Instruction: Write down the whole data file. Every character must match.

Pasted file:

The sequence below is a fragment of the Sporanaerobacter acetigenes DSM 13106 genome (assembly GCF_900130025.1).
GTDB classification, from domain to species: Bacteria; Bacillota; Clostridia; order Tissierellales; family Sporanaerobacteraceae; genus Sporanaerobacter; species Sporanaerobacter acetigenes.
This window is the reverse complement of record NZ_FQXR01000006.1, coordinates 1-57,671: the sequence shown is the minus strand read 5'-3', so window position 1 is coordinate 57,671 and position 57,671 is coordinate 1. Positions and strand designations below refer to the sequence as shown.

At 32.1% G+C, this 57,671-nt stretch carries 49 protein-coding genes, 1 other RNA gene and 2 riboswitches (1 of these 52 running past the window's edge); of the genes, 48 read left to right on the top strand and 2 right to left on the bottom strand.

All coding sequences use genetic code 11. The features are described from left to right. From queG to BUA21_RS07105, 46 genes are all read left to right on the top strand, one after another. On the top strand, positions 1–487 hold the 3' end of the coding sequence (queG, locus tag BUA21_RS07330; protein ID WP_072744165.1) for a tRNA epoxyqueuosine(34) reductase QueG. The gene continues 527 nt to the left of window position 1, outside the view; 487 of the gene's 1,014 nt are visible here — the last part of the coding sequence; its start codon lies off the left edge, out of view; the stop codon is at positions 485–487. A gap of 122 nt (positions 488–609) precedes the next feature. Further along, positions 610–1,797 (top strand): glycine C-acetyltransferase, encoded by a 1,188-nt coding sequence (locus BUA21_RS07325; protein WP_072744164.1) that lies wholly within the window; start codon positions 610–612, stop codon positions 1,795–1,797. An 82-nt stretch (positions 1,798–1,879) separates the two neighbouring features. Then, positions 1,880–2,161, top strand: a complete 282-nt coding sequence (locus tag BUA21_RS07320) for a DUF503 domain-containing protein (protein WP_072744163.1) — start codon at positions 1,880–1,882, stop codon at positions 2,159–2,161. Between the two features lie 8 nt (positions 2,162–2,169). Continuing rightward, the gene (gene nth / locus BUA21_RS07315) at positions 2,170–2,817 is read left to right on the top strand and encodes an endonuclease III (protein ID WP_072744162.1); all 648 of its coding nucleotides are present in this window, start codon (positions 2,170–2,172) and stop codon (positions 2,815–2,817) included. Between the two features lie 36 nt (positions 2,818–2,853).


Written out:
The sequence below is a fragment of the Sporanaerobacter acetigenes DSM 13106 genome (assembly GCF_900130025.1).
GTDB classification, from domain to species: Bacteria; Bacillota; Clostridia; order Tissierellales; family Sporanaerobacteraceae; genus Sporanaerobacter; species Sporanaerobacter acetigenes.
This window is the reverse complement of record NZ_FQXR01000006.1, coordinates 1-57,671: the sequence shown is the minus strand read 5'-3', so window position 1 is coordinate 57,671 and position 57,671 is coordinate 1. Positions and strand designations below refer to the sequence as shown.

At 32.1% G+C, this 57,671-nt stretch carries 49 protein-coding genes, 1 other RNA gene and 2 riboswitches (1 of these 52 running past the window's edge); of the genes, 48 read left to right on the top strand and 2 right to left on the bottom strand.

All coding sequences use genetic code 11. The features are described from left to right. From queG to BUA21_RS07105, 46 genes are all read left to right on the top strand, one after another. On the top strand, positions 1–487 hold the 3' end of the coding sequence (queG, locus tag BUA21_RS07330; protein ID WP_072744165.1) for a tRNA epoxyqueuosine(34) reductase QueG. The gene continues 527 nt to the left of window position 1, outside the view; 487 of the gene's 1,014 nt are visible here — the last part of the coding sequence; its start codon lies off the left edge, out of view; the stop codon is at positions 485–487. A gap of 122 nt (positions 488–609) precedes the next feature. Further along, positions 610–1,797 (top strand): glycine C-acetyltransferase, encoded by a 1,188-nt coding sequence (locus BUA21_RS07325; protein WP_072744164.1) that lies wholly within the window; start codon positions 610–612, stop codon positions 1,795–1,797. An 82-nt stretch (positions 1,798–1,879) separates the two neighbouring features. Then, positions 1,880–2,161, top strand: a complete 282-nt coding sequence (locus tag BUA21_RS07320) for a DUF503 domain-containing protein (protein WP_072744163.1) — start codon at positions 1,880–1,882, stop codon at positions 2,159–2,161. Between the two features lie 8 nt (positions 2,162–2,169). Continuing rightward, the gene (gene nth / locus BUA21_RS07315) at positions 2,170–2,817 is read left to right on the top strand and encodes an endonuclease III (protein ID WP_072744162.1); all 648 of its coding nucleotides are present in this window, start codon (positions 2,170–2,172) and stop codon (positions 2,815–2,817) included. Between the two features lie 36 nt (positions 2,818–2,853).